Simpson’s Tavern - History and Facts | History Hit

Simpson’s Tavern

Chris Smith

09 Sep 2021
Image Credit: Wikimedia Commons / Ewan Munro

About Simpson’s Tavern

Not to be confused with Simpson’s in the Strand, Simpson’s Tavern is known affectionately as ‘the oldest chophouse in London’. Its traditional British fare dates back to 1757, challenging Rules’ claim to the capital’s oldest restaurant mantle. Situated in a Dickensian courtyard, accessed via a narrow alleyway, Simpson’s Tavern is one of London’s most charming, historic eateries.

History of Simpson’s Tavern

Thomas Simpson had been a restauranteur for 34 years when, in 1757, his father gifted him a site down a central London alley. There, Simpson’s Tavern has proudly remained for over 260 years, with its signature catchphrase ‘Do you want a sausage with that?’ still being repeated daily.

Now based in London’s financial district, Simpson’s Tavern was originally at the heart of the capital’s food trading area at Cornhill – then literally a hill where corn was sold. Similarly, nearby Bread Street, Poultry, Honey Lane, and Milk Street reveal aspects of London’s commercial history.

Simpson’s Tavern is connected through labyrinthine alleys to other iconic establishments. London’s first coffeeshop, The Jamaica Wine House, stands opposite while a short walk takes you to The George and Vulture, a famed chophouse referenced in Charles Dickens’ The Pickwick Papers.

Many consider Simpson’s Tavern to be the “usual melancholy tavern” Ebenezer Scrooge visits in A Christmas Carol. Dickens spent many an hour in the taverns of Cornhill: the streets, the people inspired the author, Dickens in turn bestowed their legacy. Other eminent former patrons include author William Thackeray and diarist Samuel Pepys.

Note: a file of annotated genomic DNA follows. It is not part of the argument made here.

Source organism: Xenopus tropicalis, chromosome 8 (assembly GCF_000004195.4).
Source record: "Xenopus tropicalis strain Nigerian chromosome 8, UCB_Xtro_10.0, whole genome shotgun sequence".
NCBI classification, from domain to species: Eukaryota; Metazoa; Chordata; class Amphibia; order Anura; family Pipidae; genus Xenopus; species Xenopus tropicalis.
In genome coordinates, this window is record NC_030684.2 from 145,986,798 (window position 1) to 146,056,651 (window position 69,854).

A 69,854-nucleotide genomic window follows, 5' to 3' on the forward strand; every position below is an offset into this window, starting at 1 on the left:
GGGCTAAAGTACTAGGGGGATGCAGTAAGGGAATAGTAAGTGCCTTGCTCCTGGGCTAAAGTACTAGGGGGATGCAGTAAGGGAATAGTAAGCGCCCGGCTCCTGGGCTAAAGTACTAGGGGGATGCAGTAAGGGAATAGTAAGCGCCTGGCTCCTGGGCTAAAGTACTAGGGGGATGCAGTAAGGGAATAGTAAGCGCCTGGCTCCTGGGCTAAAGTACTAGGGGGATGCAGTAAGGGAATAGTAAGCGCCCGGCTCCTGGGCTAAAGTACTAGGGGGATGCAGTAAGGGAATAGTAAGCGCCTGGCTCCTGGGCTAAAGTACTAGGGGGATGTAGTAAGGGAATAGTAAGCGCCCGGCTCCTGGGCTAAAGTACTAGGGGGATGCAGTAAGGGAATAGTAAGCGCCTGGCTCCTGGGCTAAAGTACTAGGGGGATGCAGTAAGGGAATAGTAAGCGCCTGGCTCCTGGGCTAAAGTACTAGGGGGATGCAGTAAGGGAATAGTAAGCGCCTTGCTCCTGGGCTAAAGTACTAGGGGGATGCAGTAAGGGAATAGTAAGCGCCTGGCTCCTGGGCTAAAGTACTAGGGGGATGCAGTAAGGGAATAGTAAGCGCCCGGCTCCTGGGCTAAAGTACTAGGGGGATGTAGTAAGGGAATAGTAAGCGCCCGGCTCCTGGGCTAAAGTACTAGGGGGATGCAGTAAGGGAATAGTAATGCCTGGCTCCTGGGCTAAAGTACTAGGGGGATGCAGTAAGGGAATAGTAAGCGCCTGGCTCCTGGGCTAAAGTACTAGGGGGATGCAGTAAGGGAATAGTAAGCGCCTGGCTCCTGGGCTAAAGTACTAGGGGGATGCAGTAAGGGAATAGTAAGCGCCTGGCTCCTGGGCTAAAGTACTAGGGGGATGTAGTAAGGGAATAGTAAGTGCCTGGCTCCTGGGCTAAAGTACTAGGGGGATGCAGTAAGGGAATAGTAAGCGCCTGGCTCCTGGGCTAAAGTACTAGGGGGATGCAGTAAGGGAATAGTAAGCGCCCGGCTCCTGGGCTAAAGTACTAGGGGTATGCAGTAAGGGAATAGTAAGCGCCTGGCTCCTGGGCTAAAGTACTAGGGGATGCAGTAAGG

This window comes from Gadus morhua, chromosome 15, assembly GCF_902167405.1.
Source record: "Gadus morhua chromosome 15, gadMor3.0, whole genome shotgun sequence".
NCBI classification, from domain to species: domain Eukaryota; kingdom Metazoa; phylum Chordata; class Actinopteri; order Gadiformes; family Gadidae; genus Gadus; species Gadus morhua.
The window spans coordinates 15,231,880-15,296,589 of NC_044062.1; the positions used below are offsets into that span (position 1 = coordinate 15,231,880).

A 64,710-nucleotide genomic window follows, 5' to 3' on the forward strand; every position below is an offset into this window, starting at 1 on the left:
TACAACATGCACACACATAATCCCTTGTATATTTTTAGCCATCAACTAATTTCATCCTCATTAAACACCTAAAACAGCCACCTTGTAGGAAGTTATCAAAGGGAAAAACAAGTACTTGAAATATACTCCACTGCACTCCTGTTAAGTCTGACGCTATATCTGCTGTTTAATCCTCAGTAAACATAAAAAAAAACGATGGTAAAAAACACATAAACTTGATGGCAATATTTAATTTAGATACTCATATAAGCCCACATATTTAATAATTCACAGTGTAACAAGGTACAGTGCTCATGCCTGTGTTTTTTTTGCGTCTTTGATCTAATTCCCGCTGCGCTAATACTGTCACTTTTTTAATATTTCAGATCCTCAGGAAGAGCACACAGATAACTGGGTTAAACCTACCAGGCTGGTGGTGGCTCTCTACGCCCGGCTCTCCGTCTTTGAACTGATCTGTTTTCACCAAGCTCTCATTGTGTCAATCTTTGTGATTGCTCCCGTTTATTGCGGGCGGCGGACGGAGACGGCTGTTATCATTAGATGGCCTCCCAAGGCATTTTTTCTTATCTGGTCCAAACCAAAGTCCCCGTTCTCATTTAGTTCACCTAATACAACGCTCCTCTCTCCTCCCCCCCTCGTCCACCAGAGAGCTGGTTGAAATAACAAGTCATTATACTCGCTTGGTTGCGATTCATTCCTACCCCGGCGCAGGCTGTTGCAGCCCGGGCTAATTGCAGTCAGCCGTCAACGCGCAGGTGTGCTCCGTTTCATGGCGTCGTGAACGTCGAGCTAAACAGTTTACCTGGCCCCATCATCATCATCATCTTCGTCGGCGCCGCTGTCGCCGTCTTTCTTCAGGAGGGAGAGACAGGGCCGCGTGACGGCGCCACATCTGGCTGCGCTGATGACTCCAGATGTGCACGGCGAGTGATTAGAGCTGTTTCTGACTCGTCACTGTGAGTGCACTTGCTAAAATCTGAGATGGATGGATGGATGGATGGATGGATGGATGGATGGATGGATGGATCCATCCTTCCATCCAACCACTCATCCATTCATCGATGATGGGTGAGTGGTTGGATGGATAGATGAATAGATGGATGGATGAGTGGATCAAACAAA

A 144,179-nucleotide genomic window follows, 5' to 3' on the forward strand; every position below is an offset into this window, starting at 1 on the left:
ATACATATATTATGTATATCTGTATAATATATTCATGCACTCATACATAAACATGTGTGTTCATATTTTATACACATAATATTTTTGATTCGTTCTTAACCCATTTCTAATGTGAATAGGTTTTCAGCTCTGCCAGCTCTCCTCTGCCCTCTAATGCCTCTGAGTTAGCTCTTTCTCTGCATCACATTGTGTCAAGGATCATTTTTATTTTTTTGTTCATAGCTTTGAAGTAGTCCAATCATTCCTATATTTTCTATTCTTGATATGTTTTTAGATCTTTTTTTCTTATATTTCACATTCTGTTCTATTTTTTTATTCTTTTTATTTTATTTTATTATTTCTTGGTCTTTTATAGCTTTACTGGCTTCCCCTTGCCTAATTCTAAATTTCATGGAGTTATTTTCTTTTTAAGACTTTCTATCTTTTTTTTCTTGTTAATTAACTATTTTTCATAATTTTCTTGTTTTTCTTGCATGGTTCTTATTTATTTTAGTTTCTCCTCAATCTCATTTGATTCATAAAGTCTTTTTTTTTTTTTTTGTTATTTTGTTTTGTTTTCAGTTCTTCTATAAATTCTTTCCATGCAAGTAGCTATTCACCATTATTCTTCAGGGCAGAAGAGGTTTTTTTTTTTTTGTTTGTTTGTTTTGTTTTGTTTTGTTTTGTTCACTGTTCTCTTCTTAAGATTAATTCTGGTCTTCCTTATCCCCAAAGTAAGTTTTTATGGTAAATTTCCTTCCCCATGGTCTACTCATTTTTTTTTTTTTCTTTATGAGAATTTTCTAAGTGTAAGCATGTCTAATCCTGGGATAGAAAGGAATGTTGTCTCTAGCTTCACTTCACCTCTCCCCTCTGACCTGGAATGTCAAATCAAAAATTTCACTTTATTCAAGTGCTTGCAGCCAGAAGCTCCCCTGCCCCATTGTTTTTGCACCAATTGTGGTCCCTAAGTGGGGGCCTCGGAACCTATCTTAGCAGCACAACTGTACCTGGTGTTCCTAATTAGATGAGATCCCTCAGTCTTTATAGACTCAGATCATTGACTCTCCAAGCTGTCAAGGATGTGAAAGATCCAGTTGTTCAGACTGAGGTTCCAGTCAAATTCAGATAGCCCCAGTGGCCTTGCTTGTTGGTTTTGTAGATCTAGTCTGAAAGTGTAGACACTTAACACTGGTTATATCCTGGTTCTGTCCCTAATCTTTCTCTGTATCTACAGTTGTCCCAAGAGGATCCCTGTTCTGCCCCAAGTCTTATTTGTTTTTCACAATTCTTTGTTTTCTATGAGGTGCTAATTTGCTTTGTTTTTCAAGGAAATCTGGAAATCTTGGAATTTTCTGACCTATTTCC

Simpson’s Tavern today

Having survived the Victorian era street-widening policies, Simpson’s Tavern and its surrounding courtyard remain relatively untouched, at least structurally. If you’re hoping to catch a glimpse of Dickens’ immortalised London of cobbled streets and quaint windowfronts, this is the place for you.

Inside, dark wooden panels still adorn the walls, House of Commons green benches still stretch from connect tables inviting conversation, brass hat stands still punctuate the booths where diners continue to enjoy their hearty, boozy respite from city life.

Getting to Simpson’s Tavern

Simpson’s Tavern is a three-minute walk from Bank and Monument tube stops. The real fun however is finding the right alleyway.

While Simpson’s Tavern gives its address as 38 ½ Cornhill, it’s actually in Ball Court. Stroll down Cornhill, take in the history, and keep your eyes out for the semi-secret path to this hidden gem.

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